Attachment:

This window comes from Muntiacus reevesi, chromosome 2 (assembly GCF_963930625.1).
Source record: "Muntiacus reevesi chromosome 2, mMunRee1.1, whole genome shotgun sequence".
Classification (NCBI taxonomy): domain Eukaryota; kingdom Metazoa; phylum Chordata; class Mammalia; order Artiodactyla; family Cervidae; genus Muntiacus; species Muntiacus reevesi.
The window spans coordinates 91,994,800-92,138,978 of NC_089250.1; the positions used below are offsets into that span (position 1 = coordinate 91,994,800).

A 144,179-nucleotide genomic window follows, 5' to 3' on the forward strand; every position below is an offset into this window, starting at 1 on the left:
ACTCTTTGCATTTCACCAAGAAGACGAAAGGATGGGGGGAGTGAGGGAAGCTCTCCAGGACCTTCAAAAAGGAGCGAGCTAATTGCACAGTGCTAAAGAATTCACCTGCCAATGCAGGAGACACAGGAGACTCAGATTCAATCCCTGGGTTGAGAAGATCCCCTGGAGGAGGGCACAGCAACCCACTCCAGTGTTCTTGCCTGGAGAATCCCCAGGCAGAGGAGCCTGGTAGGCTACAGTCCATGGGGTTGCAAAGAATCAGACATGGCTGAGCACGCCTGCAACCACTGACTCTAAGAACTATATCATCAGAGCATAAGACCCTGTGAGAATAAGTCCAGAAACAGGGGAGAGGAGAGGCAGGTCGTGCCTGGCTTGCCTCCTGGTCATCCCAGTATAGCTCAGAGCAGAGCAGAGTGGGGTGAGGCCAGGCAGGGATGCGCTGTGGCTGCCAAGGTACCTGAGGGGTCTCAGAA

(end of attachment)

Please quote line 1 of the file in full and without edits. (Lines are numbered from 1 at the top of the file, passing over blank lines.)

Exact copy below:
This window comes from Muntiacus reevesi, chromosome 2 (assembly GCF_963930625.1).